Like many people, after putting together a few docker-compose projects, I hit an error when I tried to bring a project up:

ERROR: could not find an available, non-overlapping IPv4 address pool among the defaults to assign to the network 

Specifically, this happened when I had 31 bridge networks, and tried to bring up a compose project that would increase this total to 32.

Searching for the issue, I found it was fairly common, and could be resolved by expanding the range of default address pools.

Before I tell you more - Here’s the rundown on how to fix the problem.

TL;DR - How to fix it

The problem is that the default configuration makes each bridge network very big, which means that only 32 bridge networks can fit in the available space.

Add the following to /etc/docker/daemon.json:

  "default-address-pools" : [
      "base" : "",
      "size" : 20
      "base" : "",
      "size" : 24

This reduces the capacity of each bridge network by 1/16, and allows you to have 16 times as many bridge networks.

Don’t worry, the smallest of your bridge networks will still be able to fit up to 256 hosts, and the largest can fit 4096 hosts

Read on if you actually care about why this is a thing

I found a few useful resources:

There were a few things I still wanted to know:

  • When no configuration is given, what are the default address pools?
    • Note: I will refer to these as “vanilla” pools from now on, to avoid confusion with the term “default”
  • If I wanted to write a configuration that was identical to the vanilla pools, how would I do that?
  • If I wanted to write a configuration that preserved the vanilla pools, rather than replacing them, and only expanded them /added new pools only, how would I do that?
  • Why does the default configuration only allow a maximum of 31 networks?

Before we start, here are some terms, things I assume you know:

Terms, and assumed knowledge

Assumed Knowledge

  • You understand what an IP address is
  • Ideally, you’re familiar with the following notations:*
    • hex notation,
    • binary notation
    • how to translate between hex & binary.

Example for terms

To help explain these terms, I’m going to give an example which might be familiar:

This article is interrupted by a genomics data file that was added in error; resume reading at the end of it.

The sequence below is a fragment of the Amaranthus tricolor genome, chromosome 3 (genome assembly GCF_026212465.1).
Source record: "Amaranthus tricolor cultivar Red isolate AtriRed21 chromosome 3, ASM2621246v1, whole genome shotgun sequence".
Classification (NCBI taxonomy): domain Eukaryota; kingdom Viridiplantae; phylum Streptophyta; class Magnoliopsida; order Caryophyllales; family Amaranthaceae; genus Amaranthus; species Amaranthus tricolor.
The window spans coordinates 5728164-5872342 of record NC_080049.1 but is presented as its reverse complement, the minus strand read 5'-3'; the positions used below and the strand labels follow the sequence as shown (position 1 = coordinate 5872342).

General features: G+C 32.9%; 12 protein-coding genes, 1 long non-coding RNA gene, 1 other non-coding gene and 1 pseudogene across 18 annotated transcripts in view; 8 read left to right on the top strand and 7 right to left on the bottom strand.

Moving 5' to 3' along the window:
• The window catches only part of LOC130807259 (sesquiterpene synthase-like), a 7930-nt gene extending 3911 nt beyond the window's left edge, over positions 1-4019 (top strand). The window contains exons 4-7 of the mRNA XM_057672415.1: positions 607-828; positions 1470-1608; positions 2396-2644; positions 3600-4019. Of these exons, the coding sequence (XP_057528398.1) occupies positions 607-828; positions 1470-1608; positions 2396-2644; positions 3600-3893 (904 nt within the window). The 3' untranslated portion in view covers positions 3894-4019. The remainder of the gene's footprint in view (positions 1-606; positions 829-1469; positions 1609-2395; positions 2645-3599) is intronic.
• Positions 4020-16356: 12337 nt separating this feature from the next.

Consider your modem. If you’ve ever set the wifi password, you’ve probably connected to an ip address like: This is the first address in your Local Area Network.

  • For some context on what means
  • it’s just a sequence of 4 bytes, (aka 32 bits, as 1 byte = 8 bits).
    • The biggest unsigned decimal number you can represent using a byte is 255.
    • To represent 255dec in binary, you would write: 1111 1111. 1111 1111 means every bit in this byte is 1
    • To represent 255dec in hex, you would write FF

You may have noticed that your computer is assigned an address on your LAN, for example:

A typical LAN setup usually defines a pool of addresses starting at, up to

There are two parts to this:

This is the prefix for your local network. Every host in the network has the exact same prefix.
This is the host id for your computer. The 3 is what sets your computer apart from anything else on the network, for example, your phone.


A block of routable hosts.
An example is your LAN network (192.168.0.[1-255])
This is usually notated like:,, or something similar.
For a given network this defines which parts of a given address define the network id.
For your lan network, this would be
In hexadecimal, this looks like: FF.FF.FF.00
In binary, this would look like: 1111 1111.1111 1111.11111 1111.0000 0000
That’s because for your LAN network, 192.168.0.___, the first 3 bytes all specify the network prefix
Classless Inter-Domain Routing
A notation for identifying networks & devices.
This basically looks like: ip.ip.ip.ip/prefix_length,
prefix_len is an integer between 0 & 32 (inclusive).
This defines how much of the ip address is being used to identify the network.
In the case of your local area network, 192.168.0.___:
  • The CIDR would be:
  • The last 8 bits (1 byte) define a given host
  • The first 24 bits (3 bytes) define the network
A prefix_len of /24 is equivalent to a netmask of FF.FF.FF.00

What are the default address pools when no configuration is given (“vanilla” pools)?

This information is less trivial to find than I expected - For whatever reason, docker does not formally document it anywhere I could find.

The article describes it informally:

The default address pool for local bridge networks on each individual Docker node includes the CIDR ranges through and through

This is helpful, but I wanted a more rigorous defintion - I found this in Issue #8663 for the docker documentation

screenshot of docker#8663

Writing an equivalent config to the “vanilla” configuration

If we wanted to write a /etc/docker/daemon.json that expressed the same configuration as the “vanilla”, it would look like this:

  "default-address-pools" : [
      "base" : "",
      "size" : 16
      "base" : "",
      "size" : 20

Writing an expanded “vanilla” configuration

Imagine we wanted to write an /etc/docker/daemon.json that included the above address spaces, but added some extra address pools - How would we do that?

Well, the quick answer is: We Cant

Why is that?

Private Address Ranges in IPv4

Well, the Internet Assigned Numbers Authority (IANA) has assigned 3 ranges for private networks

Address ranges to be use by private networks are:

  • Class A: to
  • Class B: to
  • Class C: to

Anything outside of these ranges should be considered public, and therefore could belong to an external host.

Let’s consider our two vanilla address pools: